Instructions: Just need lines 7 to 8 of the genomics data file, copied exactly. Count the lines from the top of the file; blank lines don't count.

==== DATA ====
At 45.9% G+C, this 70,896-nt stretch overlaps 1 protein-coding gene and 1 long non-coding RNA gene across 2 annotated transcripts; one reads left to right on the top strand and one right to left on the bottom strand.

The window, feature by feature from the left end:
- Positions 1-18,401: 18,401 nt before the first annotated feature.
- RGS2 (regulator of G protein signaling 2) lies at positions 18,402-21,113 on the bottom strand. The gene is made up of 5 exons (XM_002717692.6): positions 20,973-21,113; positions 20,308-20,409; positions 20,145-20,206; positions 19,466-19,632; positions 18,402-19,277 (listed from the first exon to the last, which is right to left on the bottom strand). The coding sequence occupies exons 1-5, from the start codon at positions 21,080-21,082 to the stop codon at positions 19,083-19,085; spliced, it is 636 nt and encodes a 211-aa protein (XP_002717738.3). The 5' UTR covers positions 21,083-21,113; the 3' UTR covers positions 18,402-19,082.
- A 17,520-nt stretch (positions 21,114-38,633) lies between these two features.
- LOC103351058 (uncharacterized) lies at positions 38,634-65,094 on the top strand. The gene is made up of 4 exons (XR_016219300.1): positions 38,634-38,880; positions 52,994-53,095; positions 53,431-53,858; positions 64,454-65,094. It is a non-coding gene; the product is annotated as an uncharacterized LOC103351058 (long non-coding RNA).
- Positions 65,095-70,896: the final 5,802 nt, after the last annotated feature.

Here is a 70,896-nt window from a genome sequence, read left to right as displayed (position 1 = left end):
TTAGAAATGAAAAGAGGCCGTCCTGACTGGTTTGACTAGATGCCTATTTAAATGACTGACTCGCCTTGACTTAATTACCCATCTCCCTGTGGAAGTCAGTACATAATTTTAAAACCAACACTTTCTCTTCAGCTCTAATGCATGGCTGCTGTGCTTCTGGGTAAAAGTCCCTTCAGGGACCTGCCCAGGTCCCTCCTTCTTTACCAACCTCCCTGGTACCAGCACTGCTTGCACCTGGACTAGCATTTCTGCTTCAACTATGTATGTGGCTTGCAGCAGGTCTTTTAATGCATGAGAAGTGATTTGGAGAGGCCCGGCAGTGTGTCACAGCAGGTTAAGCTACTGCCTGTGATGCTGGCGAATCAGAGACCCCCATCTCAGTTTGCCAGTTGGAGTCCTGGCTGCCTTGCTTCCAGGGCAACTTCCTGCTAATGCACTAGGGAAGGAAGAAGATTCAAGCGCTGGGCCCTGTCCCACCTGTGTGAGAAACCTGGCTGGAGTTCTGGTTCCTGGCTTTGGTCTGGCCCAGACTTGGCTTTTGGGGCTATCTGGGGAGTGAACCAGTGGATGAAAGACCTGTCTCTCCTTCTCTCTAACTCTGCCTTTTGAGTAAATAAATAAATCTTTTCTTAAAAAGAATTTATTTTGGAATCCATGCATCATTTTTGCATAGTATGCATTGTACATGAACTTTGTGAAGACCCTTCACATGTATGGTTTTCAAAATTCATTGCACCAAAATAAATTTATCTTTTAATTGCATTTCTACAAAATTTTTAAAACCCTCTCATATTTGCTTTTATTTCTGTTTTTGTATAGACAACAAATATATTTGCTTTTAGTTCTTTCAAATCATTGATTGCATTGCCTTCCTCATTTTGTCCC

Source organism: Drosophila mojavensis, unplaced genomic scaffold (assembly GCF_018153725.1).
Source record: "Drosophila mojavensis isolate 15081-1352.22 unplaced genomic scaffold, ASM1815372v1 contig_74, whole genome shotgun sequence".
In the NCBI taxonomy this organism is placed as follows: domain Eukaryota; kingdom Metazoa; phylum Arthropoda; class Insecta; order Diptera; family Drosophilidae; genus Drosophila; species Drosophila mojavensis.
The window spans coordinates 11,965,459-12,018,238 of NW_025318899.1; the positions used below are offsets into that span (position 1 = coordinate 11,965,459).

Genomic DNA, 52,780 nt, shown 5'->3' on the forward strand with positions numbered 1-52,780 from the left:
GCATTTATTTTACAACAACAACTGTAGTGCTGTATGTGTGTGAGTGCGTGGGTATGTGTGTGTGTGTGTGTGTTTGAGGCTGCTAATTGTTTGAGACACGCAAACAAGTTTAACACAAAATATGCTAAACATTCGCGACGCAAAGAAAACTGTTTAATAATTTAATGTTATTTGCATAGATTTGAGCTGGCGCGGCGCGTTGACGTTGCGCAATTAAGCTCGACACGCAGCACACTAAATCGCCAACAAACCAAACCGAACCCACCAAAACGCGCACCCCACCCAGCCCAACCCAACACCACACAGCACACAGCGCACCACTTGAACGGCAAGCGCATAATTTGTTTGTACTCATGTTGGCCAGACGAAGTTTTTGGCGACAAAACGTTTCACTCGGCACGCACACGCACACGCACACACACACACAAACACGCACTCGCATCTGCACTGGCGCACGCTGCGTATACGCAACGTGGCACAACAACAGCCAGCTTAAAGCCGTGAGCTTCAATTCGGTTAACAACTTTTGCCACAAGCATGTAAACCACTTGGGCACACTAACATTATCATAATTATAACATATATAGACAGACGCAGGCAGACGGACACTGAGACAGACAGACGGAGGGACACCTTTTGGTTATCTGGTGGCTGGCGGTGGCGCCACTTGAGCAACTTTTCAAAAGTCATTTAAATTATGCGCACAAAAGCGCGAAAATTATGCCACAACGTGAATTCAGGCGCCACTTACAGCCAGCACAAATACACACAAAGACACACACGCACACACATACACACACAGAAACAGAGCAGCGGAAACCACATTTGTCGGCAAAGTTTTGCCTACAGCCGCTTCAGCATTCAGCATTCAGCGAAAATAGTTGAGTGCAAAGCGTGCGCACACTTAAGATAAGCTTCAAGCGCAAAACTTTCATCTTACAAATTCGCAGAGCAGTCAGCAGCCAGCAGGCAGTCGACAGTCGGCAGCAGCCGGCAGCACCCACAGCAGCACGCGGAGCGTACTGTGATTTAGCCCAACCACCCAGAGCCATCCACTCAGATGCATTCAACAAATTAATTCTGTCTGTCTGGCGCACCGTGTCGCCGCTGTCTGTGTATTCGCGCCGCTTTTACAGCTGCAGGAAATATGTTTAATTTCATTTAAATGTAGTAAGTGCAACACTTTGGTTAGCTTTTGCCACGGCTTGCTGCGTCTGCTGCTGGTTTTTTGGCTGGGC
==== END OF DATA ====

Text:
- Positions 65,095-70,896: the final 5,802 nt, after the last annotated feature.

Here is a 70,896-nt window from a genome sequence, read left to right as displayed (position 1 = left end):